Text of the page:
From top to bottom, the Zoom fluke (Baby Bass pattern) has proven a winner in the salt, but the author says to consider the YUM Dinger, Stik-O Worm (Bubble Gum Magic), Bass Pro Shops Tournament Series River (Houdini) and Stik-O Worm 3-inch (Twilight) as well.

Hook placement on the soft plastic bait itself is critical. Forget about Texas style or any hook placement that is meant to look natural in the freshwater side.  Erratic movements in jerk shads for example can help draw more attention to your bait; as such, I begin with hooking the soft plastic at its top center. Experiment with other hook placement locations, such as toward the back or front end or even a third of the way from the middle on either side.

Vertically jigging with soft plastics requires a pretty consistent bouncing of the rod. Don’t make large, high swings; rod strokes of 6 to 12 inches will do the trick. Keep the rod tip moving constantly at an even and consistent cadence. I’ve experimented with all different types of bouncing actions – faster, slower, long high sweeps of the rod tip and tiny little bumps up and down. A steady, unending rhythm of 6- to 12-inch upward twitches of the rod tip has consistently drawn the most strikes. Three to five raises of the rod tip per second is not too fast, think like you’re trying to make it dart enticingly over the bottom.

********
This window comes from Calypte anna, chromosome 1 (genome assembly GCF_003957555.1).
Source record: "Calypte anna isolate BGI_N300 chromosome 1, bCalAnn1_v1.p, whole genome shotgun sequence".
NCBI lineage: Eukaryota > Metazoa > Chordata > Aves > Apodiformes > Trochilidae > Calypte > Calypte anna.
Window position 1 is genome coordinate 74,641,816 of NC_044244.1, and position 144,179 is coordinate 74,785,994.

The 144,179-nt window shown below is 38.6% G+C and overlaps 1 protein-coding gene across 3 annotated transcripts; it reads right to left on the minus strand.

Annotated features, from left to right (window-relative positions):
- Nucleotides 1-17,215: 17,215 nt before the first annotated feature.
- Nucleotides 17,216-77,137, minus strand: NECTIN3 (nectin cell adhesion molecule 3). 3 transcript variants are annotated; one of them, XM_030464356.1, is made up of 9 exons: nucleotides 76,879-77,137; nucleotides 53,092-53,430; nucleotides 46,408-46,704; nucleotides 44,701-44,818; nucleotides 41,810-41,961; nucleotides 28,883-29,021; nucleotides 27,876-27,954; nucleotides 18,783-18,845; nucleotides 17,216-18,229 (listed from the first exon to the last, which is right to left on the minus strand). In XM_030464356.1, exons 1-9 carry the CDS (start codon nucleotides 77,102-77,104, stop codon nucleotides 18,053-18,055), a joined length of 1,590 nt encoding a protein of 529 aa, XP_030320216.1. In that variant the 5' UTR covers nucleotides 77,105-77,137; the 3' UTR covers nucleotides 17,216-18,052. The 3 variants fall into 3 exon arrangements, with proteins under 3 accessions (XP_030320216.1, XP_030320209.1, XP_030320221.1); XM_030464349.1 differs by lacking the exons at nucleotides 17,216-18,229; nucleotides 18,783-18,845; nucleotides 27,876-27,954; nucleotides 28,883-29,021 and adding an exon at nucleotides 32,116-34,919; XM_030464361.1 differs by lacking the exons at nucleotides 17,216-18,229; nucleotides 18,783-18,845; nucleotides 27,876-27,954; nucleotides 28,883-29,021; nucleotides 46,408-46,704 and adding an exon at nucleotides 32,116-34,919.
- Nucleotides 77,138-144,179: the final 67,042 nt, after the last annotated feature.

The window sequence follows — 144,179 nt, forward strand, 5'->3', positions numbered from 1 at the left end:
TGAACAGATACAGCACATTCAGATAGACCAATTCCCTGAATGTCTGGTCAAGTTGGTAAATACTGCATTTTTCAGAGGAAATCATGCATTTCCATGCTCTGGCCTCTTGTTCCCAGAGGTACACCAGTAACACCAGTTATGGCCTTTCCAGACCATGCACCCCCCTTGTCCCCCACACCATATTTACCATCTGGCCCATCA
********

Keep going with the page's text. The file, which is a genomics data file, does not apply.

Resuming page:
Crossover Patterns

Fluke and sea bass will readily strike several soft plastic patterns that are typically used in freshwater. Think largemouth bass patterns when determining what might work well. Senko style worms between 4 and 6 inches can work very well. A strong standby in saltwater is a two-toned Senko-style worm colored with watermelon sparkle on the top and white on the bottom. Senko-style worms are very effective at matching the hatch when sand eels are present. Yum Dinger and Bass Pro Shops Stik-O soft plastics are my standbys.

Take a look at the forage inside the belly of your catch one day to figure out proper baits to use the next; and pay attention to what your fish may be spitting up. If you see 4-inch sand eels, try a 4-inch Dinger or Stik-O in a color that matches. If there are other forage species, try to match those. Flukes (the soft plastic pattern, not the fish!) very nicely (and generically) imitate several species of baitfish, such as spearing and mullet. Zoom’s “The Fluke” in Baby Bass color is a fantastic baitfish imitation that attracts plenty of attention from predatory fish – ask any weakfish sharpie!

The author begins by hooking freshwater plastic “worm” baits top center, but often experiments with other hook placement locations, such as toward the back or front end or even a third of the way from the middle on either side

What size to use? Let the fish determine that for you – as you experiment with different sizes during a trip, what size are the fish striking? What size is the forage in fish’s bellies? It’s no secret that fluke and sea bass will be very happily feed on shellfish such as small lobsters. Bass Pro Shop’s “River Bug” soft plastic pattern is a great imitation. Finally, don’t hesitate to present patterns that look nothing like saltwater creatures, such as lizards, salamanders, and various other creatures that come in soft plastic form.

Experiment; a trip to any fishing tackle retailer with a robust offering of freshwater soft plastic offerings is a great place to start.  Don’t forget the Gulp and the Fishbites Fight Clubs of course; but don’t be afraid to think outside the box a little either!